The first nice weekend of the season, temperatures in the 70s, a light breeze, and not a cloud in the sky. A year ago today, I would have had a pang of jealousy thinking of the suburbanites who were combing their garages and heading to Home Depot to find tiki torches, bug zappers, weed whackers, and new patio furniture for their vast decks and backyards. They got to enjoy a slice of the outdoors–free of others–while I was trapped in my 900 degree New York City apartment, unless I felt like going to a crowded park. What a difference a year can make.
No longer am I stuck in a studio apartment, albeit lovely studio apartment, on the first floor of a building where the super insisted on keeping the heat on high until the calendar read May 1st. I am now sharing a large two bedroom place with windows on all sides (allowing for the elusive and much sought after "cross-breeze") with my fiancé, Eric. A place where a large cat and dog can coexist peacefully--for the most part. A place that allows an ultra-organized only child and a man who saves everything to live in harmony. A place that has a "deck."
Decks in New York City are usually the roofs of buildings or parts of buildings, and ours is no different. Our landlords built an additional room on the front of their house years ago, unintentionally creating a large, 12' X 15' deck with 2.5' high "railing" that can be accessed from our living room window.
So on this gorgeous weekend, inspired by the shining sun, I delved deep into my suburban roots and said to Eric, "We need to fix up the deck today."
A short walk to National Wholesale Liquidators (aka store with tons of crap and glorious finds for bargain basement prices) later, and we were searching for inspiring patio items. As soon as we pushed through the automatic doors, Eric yelled "Astro Turf!" I turned to him, recalling how we made fun of the man on our corner for Astro Turfing his driveway, and the neighbors for Astro Turfing their backyard. Were we about to become just like them? Swallowing my pride and conjuring my inner campy-ness, I said "Oh yeah, lets get us some of that!" We picked up a 4’ X 6’ piece of Astro Turf and, along with two beach chairs, proceeded through the checkout. Lugging our loot on the walk back to the apartment I said, "It really doesn't get any better than this."
As soon as we got home, we rolled out our glistening green deck lawn, placed our two beach chairs on top and put a small table in between them. Within 15 minutes, we had created our own slice of heaven in Queens, a little chunk of suburbian, an "Anytown USA."»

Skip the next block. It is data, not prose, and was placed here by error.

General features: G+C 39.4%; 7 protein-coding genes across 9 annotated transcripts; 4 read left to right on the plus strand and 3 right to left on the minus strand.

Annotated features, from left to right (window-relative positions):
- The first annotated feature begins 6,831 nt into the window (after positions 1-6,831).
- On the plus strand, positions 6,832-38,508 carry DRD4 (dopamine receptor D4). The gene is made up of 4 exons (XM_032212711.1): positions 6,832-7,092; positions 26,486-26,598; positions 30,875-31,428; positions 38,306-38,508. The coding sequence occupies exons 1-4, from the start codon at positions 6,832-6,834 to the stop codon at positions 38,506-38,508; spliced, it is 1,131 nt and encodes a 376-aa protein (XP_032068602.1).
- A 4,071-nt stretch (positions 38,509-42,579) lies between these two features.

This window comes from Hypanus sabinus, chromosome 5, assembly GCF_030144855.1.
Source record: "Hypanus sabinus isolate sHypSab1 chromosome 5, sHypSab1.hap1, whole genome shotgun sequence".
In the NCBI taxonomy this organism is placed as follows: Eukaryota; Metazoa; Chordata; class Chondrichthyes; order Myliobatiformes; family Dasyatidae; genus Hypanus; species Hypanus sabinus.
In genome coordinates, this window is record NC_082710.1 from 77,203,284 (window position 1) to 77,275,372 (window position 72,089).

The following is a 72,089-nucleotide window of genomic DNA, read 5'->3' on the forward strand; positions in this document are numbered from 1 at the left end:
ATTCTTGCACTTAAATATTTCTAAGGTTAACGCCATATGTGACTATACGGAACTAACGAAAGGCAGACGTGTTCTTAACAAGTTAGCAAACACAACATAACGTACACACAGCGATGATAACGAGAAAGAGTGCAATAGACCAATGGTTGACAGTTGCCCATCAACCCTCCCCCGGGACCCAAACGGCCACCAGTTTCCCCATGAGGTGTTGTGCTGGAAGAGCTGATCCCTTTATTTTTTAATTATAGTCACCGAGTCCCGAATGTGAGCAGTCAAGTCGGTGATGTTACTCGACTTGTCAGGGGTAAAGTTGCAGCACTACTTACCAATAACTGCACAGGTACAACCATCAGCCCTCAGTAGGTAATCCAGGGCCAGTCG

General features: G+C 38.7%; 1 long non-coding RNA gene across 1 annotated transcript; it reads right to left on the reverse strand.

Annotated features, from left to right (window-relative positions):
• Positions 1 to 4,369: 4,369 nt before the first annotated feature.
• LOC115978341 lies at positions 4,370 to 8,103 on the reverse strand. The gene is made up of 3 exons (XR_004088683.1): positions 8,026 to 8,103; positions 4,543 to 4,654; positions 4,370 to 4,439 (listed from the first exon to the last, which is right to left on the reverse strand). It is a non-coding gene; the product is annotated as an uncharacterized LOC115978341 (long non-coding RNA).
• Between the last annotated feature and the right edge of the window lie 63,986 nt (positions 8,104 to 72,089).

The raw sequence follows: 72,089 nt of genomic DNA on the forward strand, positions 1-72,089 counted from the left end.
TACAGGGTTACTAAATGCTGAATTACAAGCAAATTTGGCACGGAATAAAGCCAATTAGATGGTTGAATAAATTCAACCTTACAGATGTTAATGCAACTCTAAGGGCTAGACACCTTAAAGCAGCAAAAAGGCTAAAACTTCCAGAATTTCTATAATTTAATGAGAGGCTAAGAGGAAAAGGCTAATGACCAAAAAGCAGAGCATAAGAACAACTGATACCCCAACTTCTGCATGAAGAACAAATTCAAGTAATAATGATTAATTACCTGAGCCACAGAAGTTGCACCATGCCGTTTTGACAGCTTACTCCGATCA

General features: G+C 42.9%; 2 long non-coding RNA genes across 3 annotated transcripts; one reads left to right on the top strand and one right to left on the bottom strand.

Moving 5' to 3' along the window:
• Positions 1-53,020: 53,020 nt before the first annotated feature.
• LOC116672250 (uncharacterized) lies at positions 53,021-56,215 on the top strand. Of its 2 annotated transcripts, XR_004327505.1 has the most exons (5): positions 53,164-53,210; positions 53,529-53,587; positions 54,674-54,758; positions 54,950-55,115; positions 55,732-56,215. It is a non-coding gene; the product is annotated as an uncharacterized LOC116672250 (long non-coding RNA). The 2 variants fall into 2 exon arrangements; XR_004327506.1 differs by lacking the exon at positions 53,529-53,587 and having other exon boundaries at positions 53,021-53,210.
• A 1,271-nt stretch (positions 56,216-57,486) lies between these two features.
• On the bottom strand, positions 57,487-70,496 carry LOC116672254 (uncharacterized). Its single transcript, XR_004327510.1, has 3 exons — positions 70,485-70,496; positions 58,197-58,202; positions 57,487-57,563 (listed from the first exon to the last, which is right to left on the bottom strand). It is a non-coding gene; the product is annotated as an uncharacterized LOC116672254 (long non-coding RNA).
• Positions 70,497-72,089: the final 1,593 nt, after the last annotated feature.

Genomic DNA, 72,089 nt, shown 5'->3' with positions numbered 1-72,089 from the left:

We grabbed some edamamme, chips, salsa, and other snacks, mixed some gin and tonics and climbed carefully out the window to enjoy our bit of paradise. As we basked in the sun, and in the glory of our little creation, I turned to Eric and said, "People with big suburban houses would probably think we're crazy for being so excited about two beach chairs and a piece of astro turf on a roof."
Eric turned to me and said, "Well I think they are crazy."
I thought about it and realized he was right. What did the sounds and smells of spring truly mean in my suburban youth? It meant endless raking, leaf blowing, lawn mowing, weed whacking, pruning, planting, lawn doctoring, painting, and doing just about anything else that would ensure that nature didn't get too "natural." Lazy weekend mornings were always interrupted by the buzzing of dueling lawnmowers, interspersed with squawks from angry birds, rousing me from slumber. When my parents weren't rambling on about what needed to be done to the house, deck, or lawn that day, they were planning what they would have to do to the house, deck, or lawn in the future. They were constantly complaining about what some neighbor had done to their yard that would hinder our own "view." Time to actually sit and enjoy the deck, lawn, or yard was limited to 20 minutes before dinner on a Saturday, most of which was spent complaining about the neighbor's smelly grill or septic system, or a tree that needed to come down or be put up.
In contrast, our little bit of “Anytown, USA” always has a green lawn, which can be folded up in the rain. It is within walking distance of fantastic cuisine, and it is a $2 subway ride from the Empire State Building. There are no lawnmowers here, which means no lawnmower noise or fresh-cut grass allergies. There are no muddy shoes in the rain.
So dear suburbanites, as you throw the first batch of chemicals on the lawn, and spray the trees with whatever it is you spray them with, I saw to you this: if you want to get a real taste of simple outdoor living, come visit us in “Anytown, Queens, USA.” We hope to have our pink lawn flamingo by then.